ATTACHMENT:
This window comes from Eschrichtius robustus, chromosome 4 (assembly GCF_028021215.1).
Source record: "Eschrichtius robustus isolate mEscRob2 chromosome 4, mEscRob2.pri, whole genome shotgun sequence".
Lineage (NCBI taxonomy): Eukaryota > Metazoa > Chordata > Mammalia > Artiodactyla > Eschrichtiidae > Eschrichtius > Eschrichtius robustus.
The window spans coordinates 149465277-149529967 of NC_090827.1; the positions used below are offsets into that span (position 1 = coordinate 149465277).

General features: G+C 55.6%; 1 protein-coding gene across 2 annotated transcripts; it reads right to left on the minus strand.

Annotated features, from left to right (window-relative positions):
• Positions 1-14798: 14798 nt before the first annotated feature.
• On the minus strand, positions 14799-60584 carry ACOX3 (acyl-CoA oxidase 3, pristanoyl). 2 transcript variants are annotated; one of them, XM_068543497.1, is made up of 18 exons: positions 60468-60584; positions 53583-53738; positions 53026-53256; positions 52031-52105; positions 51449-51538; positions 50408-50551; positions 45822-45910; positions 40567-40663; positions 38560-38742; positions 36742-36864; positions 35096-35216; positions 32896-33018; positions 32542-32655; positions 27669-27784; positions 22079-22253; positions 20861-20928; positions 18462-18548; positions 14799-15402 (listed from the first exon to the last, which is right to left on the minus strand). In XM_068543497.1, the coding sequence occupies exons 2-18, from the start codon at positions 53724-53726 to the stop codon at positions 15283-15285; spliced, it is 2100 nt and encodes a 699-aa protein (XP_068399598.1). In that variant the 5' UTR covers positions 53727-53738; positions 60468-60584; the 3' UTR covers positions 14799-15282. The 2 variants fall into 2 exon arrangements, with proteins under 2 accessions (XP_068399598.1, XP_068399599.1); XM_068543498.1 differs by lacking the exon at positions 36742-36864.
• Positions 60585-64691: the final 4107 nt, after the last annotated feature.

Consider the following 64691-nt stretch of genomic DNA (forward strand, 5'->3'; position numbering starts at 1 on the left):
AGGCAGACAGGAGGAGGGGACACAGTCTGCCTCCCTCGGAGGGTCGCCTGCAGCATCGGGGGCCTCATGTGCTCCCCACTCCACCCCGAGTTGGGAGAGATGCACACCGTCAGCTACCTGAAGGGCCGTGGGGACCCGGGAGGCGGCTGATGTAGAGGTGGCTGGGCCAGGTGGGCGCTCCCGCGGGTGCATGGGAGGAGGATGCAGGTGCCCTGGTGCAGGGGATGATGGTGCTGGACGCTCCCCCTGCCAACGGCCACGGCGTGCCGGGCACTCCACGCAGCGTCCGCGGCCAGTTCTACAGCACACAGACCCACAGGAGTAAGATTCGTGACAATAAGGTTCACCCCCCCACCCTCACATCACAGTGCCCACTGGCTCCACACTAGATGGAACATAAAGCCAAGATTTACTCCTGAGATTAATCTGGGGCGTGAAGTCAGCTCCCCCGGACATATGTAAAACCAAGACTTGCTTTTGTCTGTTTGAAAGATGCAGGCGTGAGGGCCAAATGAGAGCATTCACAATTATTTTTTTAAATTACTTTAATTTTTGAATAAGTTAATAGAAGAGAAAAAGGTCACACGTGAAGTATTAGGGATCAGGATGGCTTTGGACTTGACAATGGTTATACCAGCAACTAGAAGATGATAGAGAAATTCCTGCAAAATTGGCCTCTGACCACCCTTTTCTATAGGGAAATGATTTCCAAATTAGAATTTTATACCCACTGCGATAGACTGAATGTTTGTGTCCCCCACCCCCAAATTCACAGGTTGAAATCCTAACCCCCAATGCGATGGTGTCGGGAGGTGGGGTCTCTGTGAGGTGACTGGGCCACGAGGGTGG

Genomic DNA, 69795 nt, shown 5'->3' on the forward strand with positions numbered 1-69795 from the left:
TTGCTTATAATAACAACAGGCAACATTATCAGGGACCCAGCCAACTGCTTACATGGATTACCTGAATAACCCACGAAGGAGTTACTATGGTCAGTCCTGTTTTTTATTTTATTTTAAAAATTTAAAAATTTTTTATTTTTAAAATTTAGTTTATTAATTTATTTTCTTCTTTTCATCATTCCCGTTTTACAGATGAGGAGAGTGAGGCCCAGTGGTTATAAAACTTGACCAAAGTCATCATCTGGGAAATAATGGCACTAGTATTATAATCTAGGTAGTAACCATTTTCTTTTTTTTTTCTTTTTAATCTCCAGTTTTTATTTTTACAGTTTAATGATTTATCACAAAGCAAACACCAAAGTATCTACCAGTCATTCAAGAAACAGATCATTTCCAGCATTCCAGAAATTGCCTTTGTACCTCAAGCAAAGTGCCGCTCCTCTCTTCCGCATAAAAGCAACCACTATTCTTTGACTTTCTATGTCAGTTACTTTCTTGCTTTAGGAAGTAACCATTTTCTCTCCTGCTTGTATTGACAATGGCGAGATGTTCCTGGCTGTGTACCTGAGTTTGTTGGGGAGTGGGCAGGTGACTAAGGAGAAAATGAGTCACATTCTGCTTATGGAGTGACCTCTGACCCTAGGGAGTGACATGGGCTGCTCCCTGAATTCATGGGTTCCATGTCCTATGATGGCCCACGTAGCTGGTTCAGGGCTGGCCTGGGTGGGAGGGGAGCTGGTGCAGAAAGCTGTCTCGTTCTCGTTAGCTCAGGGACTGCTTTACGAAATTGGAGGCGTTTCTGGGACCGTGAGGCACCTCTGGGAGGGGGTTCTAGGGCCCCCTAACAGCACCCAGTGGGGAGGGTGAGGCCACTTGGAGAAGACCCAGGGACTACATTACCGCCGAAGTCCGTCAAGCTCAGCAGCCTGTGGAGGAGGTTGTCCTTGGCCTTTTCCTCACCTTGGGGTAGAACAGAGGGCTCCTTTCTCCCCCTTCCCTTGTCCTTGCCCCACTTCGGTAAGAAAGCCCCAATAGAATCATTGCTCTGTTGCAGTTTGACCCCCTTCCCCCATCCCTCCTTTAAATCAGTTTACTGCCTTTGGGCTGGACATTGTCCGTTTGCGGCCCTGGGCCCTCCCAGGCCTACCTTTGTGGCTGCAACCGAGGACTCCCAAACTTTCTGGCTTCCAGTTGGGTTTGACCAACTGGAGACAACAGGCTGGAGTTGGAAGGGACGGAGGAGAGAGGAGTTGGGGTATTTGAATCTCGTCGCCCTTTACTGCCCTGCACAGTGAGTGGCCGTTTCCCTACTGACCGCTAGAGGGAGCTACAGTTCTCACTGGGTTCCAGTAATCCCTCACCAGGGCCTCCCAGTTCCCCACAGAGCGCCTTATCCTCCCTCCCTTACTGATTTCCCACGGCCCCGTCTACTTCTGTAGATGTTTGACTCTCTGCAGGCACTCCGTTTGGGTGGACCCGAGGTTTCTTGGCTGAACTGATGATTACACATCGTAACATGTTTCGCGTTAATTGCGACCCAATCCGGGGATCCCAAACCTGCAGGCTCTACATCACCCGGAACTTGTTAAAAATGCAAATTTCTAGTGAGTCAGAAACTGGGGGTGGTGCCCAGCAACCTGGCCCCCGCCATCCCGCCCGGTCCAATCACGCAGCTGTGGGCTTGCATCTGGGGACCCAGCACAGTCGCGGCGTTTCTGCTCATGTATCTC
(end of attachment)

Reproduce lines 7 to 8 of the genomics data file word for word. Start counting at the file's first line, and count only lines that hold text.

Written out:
• Positions 1-14798: 14798 nt before the first annotated feature.
• On the minus strand, positions 14799-60584 carry ACOX3 (acyl-CoA oxidase 3, pristanoyl). 2 transcript variants are annotated; one of them, XM_068543497.1, is made up of 18 exons: positions 60468-60584; positions 53583-53738; positions 53026-53256; positions 52031-52105; positions 51449-51538; positions 50408-50551; positions 45822-45910; positions 40567-40663; positions 38560-38742; positions 36742-36864; positions 35096-35216; positions 32896-33018; positions 32542-32655; positions 27669-27784; positions 22079-22253; positions 20861-20928; positions 18462-18548; positions 14799-15402 (listed from the first exon to the last, which is right to left on the minus strand). In XM_068543497.1, the coding sequence occupies exons 2-18, from the start codon at positions 53724-53726 to the stop codon at positions 15283-15285; spliced, it is 2100 nt and encodes a 699-aa protein (XP_068399598.1). In that variant the 5' UTR covers positions 53727-53738; positions 60468-60584; the 3' UTR covers positions 14799-15282. The 2 variants fall into 2 exon arrangements, with proteins under 2 accessions (XP_068399598.1, XP_068399599.1); XM_068543498.1 differs by lacking the exon at positions 36742-36864.